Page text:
Large workers of turtle ants have dish-like heads that help them protect their colony by acting as living doorways.
Corrie Moreau, Assistant Curator of Insects at The Field Museum, has focused part of her research in turtle ants to try and reveal secrets from their ecology and evolution.
Take a look!
Properly piecing together a rare early human skull (12,000-15,000 years old!) is a difficult task, but Robert Martin and JP Brown are pioneering the usage of medical technologies to give us a better picture of what Magdalenian Woman really looked like.
Although previously referred to as "Magdalenian Girl," Field Museum Curator of Biological Anthropology, Dr. Robert Martin, has established that this specimen was likely an adult woman. Found in a cave in France in 1911, many myths and legends have been built around the story of Magdalenian Woman. One thing we do know for sure is that in 1926, Henry Field purchased the skeleton in New York City, packed it in his suitcase and returned to Chicago on a train. Since then the Field Museum has continued to learn new things about Magdalenian Woman, human culture and the world in which we live.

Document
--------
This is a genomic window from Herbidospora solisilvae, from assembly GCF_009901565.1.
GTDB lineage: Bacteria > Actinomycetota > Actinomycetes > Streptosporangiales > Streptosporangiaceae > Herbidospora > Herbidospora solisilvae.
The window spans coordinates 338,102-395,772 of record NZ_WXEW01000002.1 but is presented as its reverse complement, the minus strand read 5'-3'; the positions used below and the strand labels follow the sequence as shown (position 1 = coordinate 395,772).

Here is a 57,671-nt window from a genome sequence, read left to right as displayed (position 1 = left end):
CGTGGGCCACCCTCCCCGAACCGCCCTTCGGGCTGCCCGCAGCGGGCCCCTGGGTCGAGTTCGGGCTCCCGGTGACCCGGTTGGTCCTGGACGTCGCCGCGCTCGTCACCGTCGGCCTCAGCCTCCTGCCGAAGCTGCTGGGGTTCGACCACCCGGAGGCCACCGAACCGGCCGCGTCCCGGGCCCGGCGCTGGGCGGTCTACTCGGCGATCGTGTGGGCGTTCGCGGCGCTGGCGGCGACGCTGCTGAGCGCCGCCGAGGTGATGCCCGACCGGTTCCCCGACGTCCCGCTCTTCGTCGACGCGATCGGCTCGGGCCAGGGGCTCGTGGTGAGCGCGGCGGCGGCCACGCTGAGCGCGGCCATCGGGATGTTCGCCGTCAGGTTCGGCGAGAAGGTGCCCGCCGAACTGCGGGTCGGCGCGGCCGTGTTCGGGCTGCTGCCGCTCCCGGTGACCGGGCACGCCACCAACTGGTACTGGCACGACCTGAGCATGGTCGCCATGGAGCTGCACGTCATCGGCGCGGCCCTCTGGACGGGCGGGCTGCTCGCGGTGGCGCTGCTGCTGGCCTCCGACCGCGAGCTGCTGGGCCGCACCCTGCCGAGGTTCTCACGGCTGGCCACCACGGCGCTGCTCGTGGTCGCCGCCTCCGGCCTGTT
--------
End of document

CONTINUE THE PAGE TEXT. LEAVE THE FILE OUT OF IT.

To learn more about Magdalenian Woman, visit her at the Field Museum's currrent exhibit, "Scenes from The Stone Age: The Cave Paintings of Lascaux."
Since 1893 The Field Museum has covered the globe using advanced imaging technologies to explore nature and culture, and to bring its findings to the public. This program uses rarely-seen archival material, as well as new footage of the Museum's most recent discoveries, to take us from hand-cranked film cameras to augmented reality applications in thirteen minutes. Get a glimpse of the science behind the science.